Annals of Indian Academy of Neurology
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ORIGINAL ARTICLE
Year : 2012  |  Volume : 15  |  Issue : 5  |  Page : 95-99

Headache symptoms and indoor environmental parameters: Results from the EPA BASE study


1 Department of Neurology, University of Toledo Medical Center, Toledo, OH, USA
2 Department of Physiology and Health Science, Ball State University, Muncie, IN, USA
3 Myers Lawson School of Construction, Virginia Tech, Blacksburg, VA, USA
4 Construction Management Program, Ball State University, Muncie, IN, USA
5 Department of Health Education, University of Toledo, Toledo, OH, USA

Correspondence Address:
Jagdish Khubchandani
Assistant Professor of Community Health Education and Faculty Fellow of Global Health Institute, Ball State University, Muncie, IN 47306
USA
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Source of Support: None, Conflict of Interest: None


DOI: 10.4103/0972-2327.100029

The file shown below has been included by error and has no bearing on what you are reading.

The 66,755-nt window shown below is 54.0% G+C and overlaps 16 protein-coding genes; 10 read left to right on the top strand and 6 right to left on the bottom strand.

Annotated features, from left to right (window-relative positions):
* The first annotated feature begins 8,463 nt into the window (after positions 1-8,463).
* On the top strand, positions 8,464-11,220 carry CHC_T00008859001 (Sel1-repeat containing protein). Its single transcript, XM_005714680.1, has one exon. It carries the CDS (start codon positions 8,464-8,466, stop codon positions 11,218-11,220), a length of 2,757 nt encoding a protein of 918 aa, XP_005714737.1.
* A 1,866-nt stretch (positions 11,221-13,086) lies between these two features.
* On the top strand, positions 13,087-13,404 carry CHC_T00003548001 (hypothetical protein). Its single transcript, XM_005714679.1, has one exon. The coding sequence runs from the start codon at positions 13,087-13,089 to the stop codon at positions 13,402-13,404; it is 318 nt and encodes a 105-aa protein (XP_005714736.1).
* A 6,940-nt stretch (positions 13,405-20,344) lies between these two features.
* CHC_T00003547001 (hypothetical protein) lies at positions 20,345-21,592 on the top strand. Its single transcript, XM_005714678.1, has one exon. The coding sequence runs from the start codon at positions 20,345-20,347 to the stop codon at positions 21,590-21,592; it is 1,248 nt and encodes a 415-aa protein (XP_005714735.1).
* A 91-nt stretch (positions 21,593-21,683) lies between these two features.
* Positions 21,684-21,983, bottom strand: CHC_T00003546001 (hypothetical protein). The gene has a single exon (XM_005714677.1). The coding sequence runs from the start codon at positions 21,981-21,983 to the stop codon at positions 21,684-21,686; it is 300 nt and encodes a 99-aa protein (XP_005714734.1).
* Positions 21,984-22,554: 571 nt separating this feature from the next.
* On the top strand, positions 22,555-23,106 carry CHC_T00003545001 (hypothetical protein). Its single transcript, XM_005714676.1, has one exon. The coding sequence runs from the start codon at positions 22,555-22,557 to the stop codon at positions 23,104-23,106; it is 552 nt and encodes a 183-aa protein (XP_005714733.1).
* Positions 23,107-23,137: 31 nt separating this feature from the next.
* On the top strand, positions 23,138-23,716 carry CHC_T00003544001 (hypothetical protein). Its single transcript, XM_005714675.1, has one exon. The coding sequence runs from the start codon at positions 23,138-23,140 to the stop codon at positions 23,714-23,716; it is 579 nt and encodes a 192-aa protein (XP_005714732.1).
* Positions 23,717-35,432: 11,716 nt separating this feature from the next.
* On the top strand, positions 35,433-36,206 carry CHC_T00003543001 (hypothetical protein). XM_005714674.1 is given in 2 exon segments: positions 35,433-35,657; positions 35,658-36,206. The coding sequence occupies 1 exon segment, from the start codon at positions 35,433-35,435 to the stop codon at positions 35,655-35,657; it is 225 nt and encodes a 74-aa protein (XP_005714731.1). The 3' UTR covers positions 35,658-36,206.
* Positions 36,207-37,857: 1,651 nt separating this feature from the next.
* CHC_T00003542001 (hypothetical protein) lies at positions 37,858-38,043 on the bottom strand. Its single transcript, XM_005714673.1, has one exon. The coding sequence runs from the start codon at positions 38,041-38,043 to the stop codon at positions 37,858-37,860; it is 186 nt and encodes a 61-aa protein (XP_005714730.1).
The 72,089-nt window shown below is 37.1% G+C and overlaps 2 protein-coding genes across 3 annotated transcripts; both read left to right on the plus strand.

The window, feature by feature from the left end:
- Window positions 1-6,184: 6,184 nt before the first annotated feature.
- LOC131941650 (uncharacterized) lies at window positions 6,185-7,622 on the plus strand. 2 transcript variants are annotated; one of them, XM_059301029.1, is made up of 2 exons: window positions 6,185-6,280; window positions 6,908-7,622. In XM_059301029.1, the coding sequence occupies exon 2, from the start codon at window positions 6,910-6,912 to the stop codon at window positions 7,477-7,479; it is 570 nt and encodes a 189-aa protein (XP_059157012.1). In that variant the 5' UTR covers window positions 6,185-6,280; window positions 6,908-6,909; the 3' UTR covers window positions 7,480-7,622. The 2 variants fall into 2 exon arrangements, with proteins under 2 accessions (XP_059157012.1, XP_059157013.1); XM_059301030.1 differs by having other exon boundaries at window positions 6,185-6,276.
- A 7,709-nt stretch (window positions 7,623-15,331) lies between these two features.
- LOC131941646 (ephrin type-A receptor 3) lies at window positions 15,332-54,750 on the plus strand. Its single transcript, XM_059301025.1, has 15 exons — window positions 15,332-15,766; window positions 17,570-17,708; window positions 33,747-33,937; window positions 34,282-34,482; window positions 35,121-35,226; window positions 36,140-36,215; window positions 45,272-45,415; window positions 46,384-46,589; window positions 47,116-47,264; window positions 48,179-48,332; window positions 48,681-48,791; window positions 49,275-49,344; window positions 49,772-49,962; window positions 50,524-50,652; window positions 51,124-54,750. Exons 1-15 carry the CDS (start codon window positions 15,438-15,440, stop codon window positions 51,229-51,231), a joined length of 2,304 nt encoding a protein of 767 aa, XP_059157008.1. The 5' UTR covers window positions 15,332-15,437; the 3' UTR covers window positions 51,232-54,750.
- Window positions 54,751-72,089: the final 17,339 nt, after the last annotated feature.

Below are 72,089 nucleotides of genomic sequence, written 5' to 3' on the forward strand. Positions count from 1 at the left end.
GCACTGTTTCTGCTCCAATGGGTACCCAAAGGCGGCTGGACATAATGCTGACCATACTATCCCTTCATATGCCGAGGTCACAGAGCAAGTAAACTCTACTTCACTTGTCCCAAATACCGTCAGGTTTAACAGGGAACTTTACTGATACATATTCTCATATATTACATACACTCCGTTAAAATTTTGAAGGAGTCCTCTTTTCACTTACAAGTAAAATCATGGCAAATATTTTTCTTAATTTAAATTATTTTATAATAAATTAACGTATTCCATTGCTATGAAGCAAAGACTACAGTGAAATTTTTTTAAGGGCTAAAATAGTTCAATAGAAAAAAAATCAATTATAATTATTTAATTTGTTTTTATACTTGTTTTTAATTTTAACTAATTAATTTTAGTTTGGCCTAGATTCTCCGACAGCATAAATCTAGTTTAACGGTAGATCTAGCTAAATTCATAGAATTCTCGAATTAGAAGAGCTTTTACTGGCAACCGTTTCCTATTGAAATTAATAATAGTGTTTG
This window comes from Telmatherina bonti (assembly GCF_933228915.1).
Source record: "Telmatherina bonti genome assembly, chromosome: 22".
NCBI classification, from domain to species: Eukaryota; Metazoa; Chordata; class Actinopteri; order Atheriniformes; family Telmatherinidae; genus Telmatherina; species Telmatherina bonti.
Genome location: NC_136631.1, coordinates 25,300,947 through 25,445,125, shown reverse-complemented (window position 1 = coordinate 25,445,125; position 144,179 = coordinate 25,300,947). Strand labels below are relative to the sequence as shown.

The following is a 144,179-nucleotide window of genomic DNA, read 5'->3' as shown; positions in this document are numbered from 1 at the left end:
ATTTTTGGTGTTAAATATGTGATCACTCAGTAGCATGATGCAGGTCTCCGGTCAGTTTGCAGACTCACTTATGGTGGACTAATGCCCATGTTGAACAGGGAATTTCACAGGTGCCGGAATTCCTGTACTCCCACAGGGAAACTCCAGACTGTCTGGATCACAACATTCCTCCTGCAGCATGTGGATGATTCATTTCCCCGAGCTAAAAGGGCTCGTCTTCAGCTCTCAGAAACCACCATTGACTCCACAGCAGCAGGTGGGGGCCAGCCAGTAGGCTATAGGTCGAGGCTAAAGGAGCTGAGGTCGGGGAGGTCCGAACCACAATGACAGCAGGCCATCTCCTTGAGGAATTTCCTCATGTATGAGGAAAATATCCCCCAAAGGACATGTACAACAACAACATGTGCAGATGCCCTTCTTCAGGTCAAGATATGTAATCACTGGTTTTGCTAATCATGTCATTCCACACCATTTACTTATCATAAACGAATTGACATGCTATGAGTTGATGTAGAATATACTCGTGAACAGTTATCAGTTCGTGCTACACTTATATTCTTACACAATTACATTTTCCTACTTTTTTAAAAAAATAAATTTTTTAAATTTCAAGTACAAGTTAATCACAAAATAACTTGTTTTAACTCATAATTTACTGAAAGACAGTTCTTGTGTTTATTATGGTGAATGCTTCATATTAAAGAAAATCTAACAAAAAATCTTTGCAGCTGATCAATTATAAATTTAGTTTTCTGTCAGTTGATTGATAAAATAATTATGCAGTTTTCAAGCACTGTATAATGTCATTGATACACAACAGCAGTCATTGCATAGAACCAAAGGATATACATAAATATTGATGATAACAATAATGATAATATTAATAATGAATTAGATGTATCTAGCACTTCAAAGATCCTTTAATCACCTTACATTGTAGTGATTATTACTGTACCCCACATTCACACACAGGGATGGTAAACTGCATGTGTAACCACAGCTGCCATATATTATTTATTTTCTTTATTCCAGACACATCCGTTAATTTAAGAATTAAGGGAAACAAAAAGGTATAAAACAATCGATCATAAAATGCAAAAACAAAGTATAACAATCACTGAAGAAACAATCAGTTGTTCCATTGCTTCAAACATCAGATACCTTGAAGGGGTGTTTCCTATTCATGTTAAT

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Objective: The objective of this investigation was to determine the prevalence of migraine and headache symptoms in a national sample of US office employees. Also, we explored the association of headache symptoms with indoor environmental parameters of the work place. Background: Sick building syndrome (SBS), which includes headache, is a common global phenomenon, but the underlying environmental cause is uncertain. Materials and Methods: We used data from the 1994-1998 US Environmental Protection Agency's (EPA) Building Assessment and Survey Evaluation, a cross-sectional study of workers employed in 100 public and private office buildings across 25 states. The study used a self-administered questionnaire to assess headache frequency and prevalence of self-reported physician-diagnosed (SRPD) migraine. Indoor environmental parameters (IEP) were collected per EPA protocol from each building over a 1-week period and included carbon dioxide, carbon monoxide, temperature, relative humidity, particulate matter, volatile organic compound, illuminance, and sound level. The standards of American Society of Heating, Refrigerating and Air Conditioning Engineers were used to categorize IEP as either within- or out-of-comfort range for human dwelling. These limits delineate whether a parameter value is safe for human dwelling. Out-of-comfort range IEPs are associated with SBS and other human diseases. SRPD migraine and headache frequency were the primary outcome measures of the study. Multivariate logistic regression analyses were employed for the purpose of assessing the association between the outcome variable and IEPs. Results: Of the 4326 participants, 66% were females and 60% were between 30 and 49 years. Headache frequency during the last 4 weeks was as follows: None in 31%, 1-3 days in 38%, 1-3 days per week in 18%, and every or almost every workday in 8%. Females had higher SRPD migraine prevalence compared to males (27% vs. 11%, P<0.001) and were more likely to report any headache in the last month compared to males (75% vs. 53%, P<0.001). Odds of SRPD migraine were higher (P<0.05) for those exposed to IEP out-of-comfort range, and odds of exposure to out-of-comfort range IEPs were higher in groups who reported higher headache frequencies. Conclusions: Migraine diagnosis and elevated headache frequency are associated with an uncomfortable indoor environment. Periodic assessments and adjustments of IEP may have a beneficial impact on employees who are vulnerable to SBS.


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